John W. Conner
Jesse Jackson is a very funny writer. In The Sickest Don't Always Die the Quickest he has created a black Tom Sawyer (Steeplehead) and a black Huckleberry Finn (Stonewall) who cavort irreverently through two weeks of hot July afternoons in 1920….
To support Steeplehead and Stonewall, the author recreates the black society which attends Calvary Baptist Church in Columbus, Ohio. These people and the white folks who control jobs held by blacks are a microcosm reflecting the foibles of a world with which the innocent but ornery Steeplehead and Stonewall constantly collide. (p. 665)
Stonewall and Steeplehead are twelve and thirteen respectively. Neither is willing to shed the superstitions which adults around them practice; both boys want to be true to their own beliefs but find this difficult when threatened by adults. Jesse Jackson's adult characters often behave more like children than Stonewall and Steeplehead do. The author implies that children's honesty is warped to fit adult misconceptions. Not that a reader will believe that Stonewall and Steeplehead will be warped! These two adolescent free thinkers will survive adult misconceptions despite adult pressures! (pp. 665-66)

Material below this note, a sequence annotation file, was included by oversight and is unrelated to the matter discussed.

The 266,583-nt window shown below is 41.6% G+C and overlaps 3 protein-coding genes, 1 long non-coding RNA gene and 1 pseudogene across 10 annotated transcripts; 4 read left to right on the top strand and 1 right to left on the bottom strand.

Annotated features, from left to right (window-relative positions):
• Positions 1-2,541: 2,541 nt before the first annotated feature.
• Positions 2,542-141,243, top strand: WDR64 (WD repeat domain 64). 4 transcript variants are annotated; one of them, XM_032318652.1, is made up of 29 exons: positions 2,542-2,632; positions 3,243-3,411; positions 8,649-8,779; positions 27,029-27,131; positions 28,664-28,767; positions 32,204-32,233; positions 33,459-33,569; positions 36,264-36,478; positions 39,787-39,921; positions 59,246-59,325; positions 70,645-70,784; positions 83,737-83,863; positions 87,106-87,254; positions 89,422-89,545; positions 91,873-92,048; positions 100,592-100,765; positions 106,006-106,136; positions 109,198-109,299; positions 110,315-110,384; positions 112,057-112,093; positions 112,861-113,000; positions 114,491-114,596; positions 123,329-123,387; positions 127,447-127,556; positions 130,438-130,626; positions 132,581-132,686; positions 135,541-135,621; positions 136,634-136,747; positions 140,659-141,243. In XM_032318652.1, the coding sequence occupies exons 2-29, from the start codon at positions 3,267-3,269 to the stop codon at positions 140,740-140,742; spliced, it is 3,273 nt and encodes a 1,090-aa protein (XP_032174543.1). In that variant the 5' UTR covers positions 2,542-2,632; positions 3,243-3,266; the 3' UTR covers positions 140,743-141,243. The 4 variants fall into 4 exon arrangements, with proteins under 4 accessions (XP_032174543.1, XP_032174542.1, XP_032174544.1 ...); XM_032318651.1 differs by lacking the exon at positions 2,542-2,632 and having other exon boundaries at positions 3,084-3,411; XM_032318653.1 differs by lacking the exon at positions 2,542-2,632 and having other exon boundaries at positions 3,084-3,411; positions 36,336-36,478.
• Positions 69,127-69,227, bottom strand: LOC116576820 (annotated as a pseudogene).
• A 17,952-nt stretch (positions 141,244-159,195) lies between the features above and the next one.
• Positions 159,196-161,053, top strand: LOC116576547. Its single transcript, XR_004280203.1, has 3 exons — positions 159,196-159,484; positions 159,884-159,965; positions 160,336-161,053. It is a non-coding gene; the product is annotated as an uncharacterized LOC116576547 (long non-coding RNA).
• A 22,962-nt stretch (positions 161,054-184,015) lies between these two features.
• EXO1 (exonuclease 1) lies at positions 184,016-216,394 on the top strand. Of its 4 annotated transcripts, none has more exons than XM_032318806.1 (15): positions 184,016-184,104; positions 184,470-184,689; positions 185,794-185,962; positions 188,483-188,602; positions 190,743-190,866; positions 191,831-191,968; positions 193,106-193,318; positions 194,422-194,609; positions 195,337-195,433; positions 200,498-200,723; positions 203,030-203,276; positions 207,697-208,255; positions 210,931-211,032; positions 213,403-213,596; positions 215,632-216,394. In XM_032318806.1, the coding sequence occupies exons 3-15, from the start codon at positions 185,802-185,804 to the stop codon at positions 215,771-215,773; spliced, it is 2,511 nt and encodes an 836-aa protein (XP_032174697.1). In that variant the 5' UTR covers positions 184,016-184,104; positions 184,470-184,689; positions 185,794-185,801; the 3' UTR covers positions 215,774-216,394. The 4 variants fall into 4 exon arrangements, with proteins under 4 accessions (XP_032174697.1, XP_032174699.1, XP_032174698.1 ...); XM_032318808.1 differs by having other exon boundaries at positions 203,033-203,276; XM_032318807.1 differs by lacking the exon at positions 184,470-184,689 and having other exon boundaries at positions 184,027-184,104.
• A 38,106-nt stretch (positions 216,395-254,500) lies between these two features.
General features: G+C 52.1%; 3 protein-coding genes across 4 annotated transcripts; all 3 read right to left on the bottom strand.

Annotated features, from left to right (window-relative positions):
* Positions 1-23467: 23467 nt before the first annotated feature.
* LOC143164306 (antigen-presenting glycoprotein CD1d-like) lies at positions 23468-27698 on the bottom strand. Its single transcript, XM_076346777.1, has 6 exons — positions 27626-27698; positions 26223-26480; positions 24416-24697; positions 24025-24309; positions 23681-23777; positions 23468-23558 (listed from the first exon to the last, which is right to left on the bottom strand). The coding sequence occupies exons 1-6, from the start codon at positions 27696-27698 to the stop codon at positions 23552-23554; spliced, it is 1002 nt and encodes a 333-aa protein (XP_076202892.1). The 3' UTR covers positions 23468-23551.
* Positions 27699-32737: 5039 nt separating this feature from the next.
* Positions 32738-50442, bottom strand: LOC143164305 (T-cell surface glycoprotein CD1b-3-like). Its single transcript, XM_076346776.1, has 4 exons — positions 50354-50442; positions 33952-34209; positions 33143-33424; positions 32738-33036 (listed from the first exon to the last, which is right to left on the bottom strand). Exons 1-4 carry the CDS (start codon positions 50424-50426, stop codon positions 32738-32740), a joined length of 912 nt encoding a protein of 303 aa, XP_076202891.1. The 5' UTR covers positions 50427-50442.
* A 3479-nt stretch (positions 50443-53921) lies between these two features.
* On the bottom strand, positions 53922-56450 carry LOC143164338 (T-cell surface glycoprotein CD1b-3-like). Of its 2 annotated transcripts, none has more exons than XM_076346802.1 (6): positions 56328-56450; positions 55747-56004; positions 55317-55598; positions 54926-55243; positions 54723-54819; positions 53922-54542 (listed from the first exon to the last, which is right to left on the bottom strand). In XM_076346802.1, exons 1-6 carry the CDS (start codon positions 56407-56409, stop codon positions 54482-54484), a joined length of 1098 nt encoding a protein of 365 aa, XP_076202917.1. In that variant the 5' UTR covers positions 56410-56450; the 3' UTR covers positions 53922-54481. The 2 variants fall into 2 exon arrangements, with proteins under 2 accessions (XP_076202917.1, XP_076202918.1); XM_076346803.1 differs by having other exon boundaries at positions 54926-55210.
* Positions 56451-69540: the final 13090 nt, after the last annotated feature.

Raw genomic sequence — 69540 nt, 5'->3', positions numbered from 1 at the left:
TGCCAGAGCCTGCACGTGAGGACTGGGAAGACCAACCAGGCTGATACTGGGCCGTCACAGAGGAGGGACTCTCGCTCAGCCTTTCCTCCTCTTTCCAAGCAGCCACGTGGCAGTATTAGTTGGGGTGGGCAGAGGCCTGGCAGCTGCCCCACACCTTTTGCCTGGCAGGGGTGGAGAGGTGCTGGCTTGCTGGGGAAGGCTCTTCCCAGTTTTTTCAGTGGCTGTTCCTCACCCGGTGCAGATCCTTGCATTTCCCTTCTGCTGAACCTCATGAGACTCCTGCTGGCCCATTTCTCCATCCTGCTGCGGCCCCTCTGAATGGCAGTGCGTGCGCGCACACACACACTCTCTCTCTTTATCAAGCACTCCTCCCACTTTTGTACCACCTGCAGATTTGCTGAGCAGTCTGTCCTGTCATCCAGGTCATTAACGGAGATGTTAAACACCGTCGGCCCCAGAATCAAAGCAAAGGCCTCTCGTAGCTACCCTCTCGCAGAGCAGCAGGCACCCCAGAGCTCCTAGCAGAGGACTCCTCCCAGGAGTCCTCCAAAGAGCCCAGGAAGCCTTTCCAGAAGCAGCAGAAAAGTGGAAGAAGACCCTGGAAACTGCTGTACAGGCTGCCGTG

Jesse Jackson's frank language and the chapter in which Stonewall makes his weekly paper route collections may make The Sickest Don't Always Die the Quickest unacceptable for some readers. Read this book before recommending it to adolescents. You will enjoy it. Jesse Jackson's humor will leave a thought-provoking tingle at the end of your funny bone. (p. 666)
John W. Conner, in English Journal (copyright 1971 by the National Council of Teachers of English), May, 1971.
[The Fourteenth Cadillac is less] a finished novel than impressionistic sketches of Calvary—or black Columbus, Ohio, in 1925, as experienced by teen-aged Stonewall Jackson…. Jackson doesn't attempt to construct a plot out of Stonewall's problems in landing a suitable job (and avoiding one as the undertaker's apprentice) or appeasing his girl Talitha who resents his refusal to join the church. Instead, this is to be read—by youngsters who don't require narrative tension, psychological depth or even polished writing—for Stonewall's passing observations on Calvary funeral protocol and pretension … and the distinctly evoked social surfaces of this church-centered community where the altar is equipped—are you ready?—with a white telephone hooked up with heaven. (p. 1152)
Kirkus Reviews (copyright © 1972 The Kirkus Service, Inc.), October 1, 1972.